Yemen, Where No One Hears You Scream

Now we know what it takes to briefly flip the script on Saudi Arabia. A journalist has to be murdered in an embassy on the orders of the Crown Prince, his body dismembered with a bone saw and then the butchered remains dissolved in a vat of acid. But not just any journalist.  The Saudis have killed and imprisoned many journalists before. But Jamal Khashoggi was journalist working for the Washington Post, a paper owned by the world’s richest man. Usually, the Saudis just buy off their critics. But in Jeff Bezos they may have encountered a man too rich to be bought.

Still there was no anguished outcry, from the Washington Post or the New York Times, three months earlier, after a Saudi Arabian fighter jet launched an airstrike on a school bus in Yemeni village of  Dahyan. The bus had stopped in Dahyan for refreshments, after a picnic, and was heading back to the school when it was struck by a laser-guided MK 82 bomb manufactured by Lockheed and sold to the Saudis by the Pentagon. Fifty people were killed in the bombing, all of them civilians, 30 of them children, most of them 10 years old and younger. Another 48 people were wounded.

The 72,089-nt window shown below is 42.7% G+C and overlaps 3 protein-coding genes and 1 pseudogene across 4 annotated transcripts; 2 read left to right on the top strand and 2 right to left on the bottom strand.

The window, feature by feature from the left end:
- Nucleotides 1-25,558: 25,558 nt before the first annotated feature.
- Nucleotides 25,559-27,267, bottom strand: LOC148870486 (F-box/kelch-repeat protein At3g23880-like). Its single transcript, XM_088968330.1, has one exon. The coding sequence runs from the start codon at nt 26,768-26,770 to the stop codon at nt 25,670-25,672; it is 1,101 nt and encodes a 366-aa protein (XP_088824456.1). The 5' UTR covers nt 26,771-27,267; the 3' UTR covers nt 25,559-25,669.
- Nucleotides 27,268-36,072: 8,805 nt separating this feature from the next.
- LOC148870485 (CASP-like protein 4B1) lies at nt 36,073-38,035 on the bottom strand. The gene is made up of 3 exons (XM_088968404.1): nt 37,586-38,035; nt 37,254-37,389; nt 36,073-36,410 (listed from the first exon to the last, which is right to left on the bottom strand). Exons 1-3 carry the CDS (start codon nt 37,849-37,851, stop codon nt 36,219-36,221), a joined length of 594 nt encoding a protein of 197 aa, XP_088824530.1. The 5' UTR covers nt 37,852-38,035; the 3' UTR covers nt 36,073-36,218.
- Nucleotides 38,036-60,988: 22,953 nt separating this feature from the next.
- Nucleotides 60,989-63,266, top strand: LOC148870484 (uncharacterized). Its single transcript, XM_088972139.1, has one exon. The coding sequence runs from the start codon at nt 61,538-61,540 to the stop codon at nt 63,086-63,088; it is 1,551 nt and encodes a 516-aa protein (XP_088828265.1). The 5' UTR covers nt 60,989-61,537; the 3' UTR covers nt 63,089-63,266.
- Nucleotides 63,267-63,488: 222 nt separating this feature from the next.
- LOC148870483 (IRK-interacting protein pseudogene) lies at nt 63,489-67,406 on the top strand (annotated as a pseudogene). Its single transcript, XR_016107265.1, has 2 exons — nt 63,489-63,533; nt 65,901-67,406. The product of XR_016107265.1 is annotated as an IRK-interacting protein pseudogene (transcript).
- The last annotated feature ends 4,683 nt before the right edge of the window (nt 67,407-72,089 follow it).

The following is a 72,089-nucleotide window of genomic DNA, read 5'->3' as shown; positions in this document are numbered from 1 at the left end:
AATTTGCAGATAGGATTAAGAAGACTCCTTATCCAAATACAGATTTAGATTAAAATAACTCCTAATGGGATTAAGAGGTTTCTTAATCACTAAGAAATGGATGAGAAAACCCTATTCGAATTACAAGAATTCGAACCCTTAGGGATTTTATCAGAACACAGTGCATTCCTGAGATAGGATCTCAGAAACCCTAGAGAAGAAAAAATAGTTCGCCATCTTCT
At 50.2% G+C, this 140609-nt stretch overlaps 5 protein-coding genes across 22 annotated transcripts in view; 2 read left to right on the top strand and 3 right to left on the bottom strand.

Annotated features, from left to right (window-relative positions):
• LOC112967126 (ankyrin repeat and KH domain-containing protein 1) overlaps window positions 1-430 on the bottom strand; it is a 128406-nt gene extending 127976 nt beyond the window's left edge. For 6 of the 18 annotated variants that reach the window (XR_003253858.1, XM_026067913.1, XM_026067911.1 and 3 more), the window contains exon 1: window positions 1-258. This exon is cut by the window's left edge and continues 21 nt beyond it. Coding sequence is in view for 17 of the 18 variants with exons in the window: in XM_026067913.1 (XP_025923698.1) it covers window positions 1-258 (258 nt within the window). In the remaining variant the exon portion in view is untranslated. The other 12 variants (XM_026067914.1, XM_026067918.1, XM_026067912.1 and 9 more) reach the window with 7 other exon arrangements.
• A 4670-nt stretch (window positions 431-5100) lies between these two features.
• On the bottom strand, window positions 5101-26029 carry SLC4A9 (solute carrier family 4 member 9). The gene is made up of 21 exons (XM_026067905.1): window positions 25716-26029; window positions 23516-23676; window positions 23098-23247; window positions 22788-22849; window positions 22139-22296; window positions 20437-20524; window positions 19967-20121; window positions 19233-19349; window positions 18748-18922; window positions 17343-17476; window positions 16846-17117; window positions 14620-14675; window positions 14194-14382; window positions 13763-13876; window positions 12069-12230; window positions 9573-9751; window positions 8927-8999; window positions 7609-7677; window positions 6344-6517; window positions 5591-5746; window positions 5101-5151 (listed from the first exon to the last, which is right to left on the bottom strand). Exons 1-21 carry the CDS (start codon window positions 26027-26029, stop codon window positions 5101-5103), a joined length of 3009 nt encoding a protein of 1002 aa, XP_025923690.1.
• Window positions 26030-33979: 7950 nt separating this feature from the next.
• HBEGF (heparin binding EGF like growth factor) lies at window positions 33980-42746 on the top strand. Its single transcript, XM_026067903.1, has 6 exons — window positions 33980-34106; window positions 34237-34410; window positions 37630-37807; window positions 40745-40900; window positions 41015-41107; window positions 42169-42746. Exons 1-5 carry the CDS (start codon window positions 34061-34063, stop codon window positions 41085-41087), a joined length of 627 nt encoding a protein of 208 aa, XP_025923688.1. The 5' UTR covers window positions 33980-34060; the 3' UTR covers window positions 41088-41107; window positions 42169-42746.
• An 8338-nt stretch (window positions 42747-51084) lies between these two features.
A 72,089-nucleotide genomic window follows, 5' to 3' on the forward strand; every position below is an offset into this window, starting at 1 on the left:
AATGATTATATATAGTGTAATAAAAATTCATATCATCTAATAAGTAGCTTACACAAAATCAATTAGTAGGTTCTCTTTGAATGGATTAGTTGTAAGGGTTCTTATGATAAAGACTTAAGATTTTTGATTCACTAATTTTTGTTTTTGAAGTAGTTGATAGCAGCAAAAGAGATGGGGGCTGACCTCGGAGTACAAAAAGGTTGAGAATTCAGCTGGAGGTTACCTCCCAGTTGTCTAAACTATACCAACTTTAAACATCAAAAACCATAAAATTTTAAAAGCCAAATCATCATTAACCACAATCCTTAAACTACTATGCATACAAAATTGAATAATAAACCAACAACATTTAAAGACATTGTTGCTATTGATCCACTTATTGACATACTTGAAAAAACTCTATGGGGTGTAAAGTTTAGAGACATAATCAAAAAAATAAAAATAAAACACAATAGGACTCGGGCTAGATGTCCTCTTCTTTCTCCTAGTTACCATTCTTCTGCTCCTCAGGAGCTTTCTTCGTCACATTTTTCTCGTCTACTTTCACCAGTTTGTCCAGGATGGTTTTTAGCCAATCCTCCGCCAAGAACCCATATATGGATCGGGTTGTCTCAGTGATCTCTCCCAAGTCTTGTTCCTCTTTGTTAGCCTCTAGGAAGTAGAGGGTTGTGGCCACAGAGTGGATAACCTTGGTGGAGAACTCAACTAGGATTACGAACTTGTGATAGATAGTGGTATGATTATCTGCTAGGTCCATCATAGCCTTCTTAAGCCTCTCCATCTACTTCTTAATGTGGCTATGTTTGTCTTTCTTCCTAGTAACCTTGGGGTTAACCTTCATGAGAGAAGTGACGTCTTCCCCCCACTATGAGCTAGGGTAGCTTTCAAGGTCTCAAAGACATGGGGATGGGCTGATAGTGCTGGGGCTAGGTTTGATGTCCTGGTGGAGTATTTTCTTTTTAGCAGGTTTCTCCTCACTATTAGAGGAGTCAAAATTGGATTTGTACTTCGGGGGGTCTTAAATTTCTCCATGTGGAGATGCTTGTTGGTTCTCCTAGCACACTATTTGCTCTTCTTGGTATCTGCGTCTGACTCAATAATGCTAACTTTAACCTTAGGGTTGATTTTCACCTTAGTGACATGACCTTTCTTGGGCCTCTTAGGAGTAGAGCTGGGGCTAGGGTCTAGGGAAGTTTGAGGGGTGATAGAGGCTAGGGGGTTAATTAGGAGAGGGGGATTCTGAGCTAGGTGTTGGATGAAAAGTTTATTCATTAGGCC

One of the school’s teachers, Yahya Hussein, was driving behind the bus in a car. She arrived in Dahyan a few minutes after airstrike and encountered a scene of unspeakable horror. “There was body parts and blood everywhere,” she told Al Jazeera.

The Saudis didn’t bother cleaning up the blood or hiding the severed limbs. Instead the…

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